With more than 60,000 consumers already engaging with Tyrrells across Facebook and Twitter, the brand has done a great job of interacting with them. It’s asked them questions and taken their answers seriously, including on the T&Cs, which makes this Field of Dreams marketing promotion a cut-above the rest. What’s more, up to 5 million more fans will have the chance to appreciate the brand’s humour as the competition’s rolled out across the country.

With the crisp market currently worth £927.5m in the UK alone, a well-executed campaign like this can help brands like Tyrrells close down the significant gap that Walkers currently enjoys. And it’s first using social noise to support its attempt.

What would you do? Opt for a sculpture of your Grandma or the money?

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Rightmove bids on Apprentice star

18 Jul

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Leah Totton may have won the ‘The Apprentice‘ last night after Lord Sugar decided to back her beauty business, but that’s not the story. It’s Neil Clough, who was in the final five, that’s clocked a big opportunity.

He was told repeatedly during his televised interview that his DIY estate agency website would fail. Why? Because he was asking for estate agents to advertise on a site where they weren’t needed by readers. Lord Sugar, quite rightly, didn’t like it one bit.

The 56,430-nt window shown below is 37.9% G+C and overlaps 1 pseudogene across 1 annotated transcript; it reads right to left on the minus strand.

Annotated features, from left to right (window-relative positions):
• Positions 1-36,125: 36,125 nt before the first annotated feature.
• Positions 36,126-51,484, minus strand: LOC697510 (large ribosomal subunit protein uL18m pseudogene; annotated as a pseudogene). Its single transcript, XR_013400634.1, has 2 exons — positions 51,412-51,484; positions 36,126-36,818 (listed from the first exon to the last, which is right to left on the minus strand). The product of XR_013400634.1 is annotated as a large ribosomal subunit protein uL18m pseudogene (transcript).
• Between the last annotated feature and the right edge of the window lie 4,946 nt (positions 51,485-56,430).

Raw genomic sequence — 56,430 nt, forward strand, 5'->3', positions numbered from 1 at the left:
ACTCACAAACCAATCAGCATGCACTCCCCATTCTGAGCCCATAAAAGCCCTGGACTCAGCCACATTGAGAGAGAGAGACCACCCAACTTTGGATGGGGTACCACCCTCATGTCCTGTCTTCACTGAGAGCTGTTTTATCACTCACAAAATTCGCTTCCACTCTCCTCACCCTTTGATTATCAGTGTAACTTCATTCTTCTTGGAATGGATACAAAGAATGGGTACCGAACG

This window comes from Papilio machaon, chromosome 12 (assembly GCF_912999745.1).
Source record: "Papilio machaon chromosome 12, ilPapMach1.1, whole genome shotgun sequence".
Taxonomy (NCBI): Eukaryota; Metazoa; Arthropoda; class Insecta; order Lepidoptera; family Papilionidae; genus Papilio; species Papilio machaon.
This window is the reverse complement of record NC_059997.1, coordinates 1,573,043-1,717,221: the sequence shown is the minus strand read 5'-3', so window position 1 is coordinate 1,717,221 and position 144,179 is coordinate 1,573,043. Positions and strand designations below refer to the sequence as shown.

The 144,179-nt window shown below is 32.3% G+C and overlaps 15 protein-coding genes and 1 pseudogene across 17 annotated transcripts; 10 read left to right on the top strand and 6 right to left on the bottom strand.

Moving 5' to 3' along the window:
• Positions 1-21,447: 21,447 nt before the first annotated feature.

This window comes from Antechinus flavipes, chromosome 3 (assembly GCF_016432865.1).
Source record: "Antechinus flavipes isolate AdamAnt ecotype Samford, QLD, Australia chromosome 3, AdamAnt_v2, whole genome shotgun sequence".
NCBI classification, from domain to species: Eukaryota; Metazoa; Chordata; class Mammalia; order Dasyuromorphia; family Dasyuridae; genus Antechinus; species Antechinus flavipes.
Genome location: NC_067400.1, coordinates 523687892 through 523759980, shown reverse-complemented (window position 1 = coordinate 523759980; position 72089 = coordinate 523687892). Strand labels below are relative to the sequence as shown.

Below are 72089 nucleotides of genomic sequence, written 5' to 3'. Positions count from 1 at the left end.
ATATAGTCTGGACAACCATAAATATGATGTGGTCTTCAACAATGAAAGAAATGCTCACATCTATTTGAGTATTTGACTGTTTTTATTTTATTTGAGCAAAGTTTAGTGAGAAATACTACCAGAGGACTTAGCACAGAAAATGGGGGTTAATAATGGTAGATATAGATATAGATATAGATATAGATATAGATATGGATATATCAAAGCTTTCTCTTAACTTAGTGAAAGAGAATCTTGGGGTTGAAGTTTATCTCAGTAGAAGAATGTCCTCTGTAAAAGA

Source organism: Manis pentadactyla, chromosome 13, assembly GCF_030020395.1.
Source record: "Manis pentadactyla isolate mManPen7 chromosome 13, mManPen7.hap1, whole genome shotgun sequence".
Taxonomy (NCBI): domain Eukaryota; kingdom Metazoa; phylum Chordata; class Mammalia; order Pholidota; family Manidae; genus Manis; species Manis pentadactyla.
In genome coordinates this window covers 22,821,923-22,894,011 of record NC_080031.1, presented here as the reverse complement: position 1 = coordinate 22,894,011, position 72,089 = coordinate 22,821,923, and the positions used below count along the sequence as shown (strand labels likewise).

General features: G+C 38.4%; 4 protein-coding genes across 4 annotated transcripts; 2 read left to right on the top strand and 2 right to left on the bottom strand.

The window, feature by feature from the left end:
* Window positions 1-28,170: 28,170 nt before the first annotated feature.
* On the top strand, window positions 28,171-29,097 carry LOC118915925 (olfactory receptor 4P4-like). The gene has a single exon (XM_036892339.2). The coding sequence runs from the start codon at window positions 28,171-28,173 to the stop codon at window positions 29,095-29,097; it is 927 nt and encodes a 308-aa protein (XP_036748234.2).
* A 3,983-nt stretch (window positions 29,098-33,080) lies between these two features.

But, in a PR twist for the books, national estate agency website Rightmove is arranging an interview for Neil to find out if he’s ironed out the creases in his business plan.

Whether it’a successful or not, it’s a brilliant example of proactive PR by Rightmove. The business saw an opportunity and acted on it – creating an interesting story that’s gaining traction on websites such as The Sun and Digital Spy.

Brands get one chance to make an impression and this opportunity was first come first served. It could have easily been Zoopla or Prime Location that I’m praising. But it just goes to prove that the PR team that identifies, plans and delivers wins big every time. It’s rewarded in brand awareness, thought leadership and a juicy PR value.

Great work Rightmove. And keep Prime Time posted on how you get on Neil!